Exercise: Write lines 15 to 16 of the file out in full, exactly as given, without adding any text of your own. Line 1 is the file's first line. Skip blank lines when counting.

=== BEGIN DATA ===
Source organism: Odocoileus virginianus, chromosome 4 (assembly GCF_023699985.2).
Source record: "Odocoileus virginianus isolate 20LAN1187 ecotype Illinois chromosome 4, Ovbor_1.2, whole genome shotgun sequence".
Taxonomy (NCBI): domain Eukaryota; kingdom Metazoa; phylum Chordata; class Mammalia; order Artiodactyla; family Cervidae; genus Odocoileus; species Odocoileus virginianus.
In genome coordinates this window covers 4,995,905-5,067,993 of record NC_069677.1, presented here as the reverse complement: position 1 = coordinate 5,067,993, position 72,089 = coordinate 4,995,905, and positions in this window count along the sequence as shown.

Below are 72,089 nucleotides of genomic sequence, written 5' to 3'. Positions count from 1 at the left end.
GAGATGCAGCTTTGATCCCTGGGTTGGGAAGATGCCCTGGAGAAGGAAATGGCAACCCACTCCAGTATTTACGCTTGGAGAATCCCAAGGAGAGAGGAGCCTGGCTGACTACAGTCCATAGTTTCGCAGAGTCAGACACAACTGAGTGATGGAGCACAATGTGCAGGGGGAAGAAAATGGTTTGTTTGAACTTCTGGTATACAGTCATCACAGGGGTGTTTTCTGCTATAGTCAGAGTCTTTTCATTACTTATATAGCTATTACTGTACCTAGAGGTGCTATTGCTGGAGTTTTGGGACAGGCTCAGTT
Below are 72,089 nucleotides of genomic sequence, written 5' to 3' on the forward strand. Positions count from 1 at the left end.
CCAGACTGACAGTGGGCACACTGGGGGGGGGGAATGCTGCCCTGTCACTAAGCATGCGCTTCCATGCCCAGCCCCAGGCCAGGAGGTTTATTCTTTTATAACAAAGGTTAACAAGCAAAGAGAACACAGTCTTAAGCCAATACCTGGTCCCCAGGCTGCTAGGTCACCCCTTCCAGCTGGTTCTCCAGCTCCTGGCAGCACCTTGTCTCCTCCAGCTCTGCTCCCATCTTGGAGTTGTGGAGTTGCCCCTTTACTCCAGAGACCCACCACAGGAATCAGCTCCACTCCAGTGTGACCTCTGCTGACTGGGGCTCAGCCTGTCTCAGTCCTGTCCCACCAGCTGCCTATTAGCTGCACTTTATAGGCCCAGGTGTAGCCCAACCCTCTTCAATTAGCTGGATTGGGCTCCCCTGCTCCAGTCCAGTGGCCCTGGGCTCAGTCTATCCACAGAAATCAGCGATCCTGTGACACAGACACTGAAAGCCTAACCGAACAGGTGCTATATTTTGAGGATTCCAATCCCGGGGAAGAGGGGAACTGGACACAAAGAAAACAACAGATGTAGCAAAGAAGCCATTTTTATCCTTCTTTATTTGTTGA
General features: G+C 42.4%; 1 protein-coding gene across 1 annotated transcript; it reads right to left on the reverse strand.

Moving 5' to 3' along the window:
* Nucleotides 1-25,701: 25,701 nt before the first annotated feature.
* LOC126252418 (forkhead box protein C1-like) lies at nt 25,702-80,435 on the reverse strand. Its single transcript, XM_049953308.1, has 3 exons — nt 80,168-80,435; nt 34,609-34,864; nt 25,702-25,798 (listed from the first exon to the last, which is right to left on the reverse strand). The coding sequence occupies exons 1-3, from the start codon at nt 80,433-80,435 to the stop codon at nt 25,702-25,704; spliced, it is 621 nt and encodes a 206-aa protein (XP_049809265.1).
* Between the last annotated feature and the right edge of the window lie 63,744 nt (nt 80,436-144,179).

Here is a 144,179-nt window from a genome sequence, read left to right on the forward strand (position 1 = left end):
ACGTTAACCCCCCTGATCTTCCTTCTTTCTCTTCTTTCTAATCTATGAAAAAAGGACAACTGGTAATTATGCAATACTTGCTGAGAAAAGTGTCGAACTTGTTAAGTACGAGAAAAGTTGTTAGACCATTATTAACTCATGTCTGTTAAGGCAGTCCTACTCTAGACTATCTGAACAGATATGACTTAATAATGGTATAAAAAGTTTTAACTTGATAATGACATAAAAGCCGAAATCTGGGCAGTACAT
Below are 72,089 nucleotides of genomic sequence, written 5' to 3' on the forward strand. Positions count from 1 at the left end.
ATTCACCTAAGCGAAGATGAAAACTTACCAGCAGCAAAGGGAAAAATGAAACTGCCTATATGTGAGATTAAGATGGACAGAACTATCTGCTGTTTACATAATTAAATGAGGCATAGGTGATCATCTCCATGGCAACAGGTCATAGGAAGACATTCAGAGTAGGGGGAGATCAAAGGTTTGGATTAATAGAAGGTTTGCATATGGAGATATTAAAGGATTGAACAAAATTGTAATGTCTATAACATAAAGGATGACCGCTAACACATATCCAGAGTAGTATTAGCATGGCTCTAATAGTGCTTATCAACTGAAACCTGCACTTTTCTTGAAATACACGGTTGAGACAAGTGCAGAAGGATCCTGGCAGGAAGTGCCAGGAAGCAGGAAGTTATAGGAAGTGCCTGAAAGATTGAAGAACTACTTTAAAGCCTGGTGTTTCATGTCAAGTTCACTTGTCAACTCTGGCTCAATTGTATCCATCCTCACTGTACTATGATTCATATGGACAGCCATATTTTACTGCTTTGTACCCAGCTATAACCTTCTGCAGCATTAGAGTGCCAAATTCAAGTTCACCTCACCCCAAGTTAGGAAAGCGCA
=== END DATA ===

ACGTTAACCCCCCTGATCTTCCTTCTTTCTCTTCTTTCTAATCTATGAAAAAAGGACAACTGGTAATTATGCAATACTTGCTGAGAAAAGTGTCGAACTTGTTAAGTACGAGAAAAGTTGTTAGACCATTATTAACTCATGTCTGTTAAGGCAGTCCTACTCTAGACTATCTGAACAGATATGACTTAATAATGGTATAAAAAGTTTTAACTTGATAATGACATAAAAGCCGAAATCTGGGCAGTACAT
Below are 72,089 nucleotides of genomic sequence, written 5' to 3' on the forward strand. Positions count from 1 at the left end.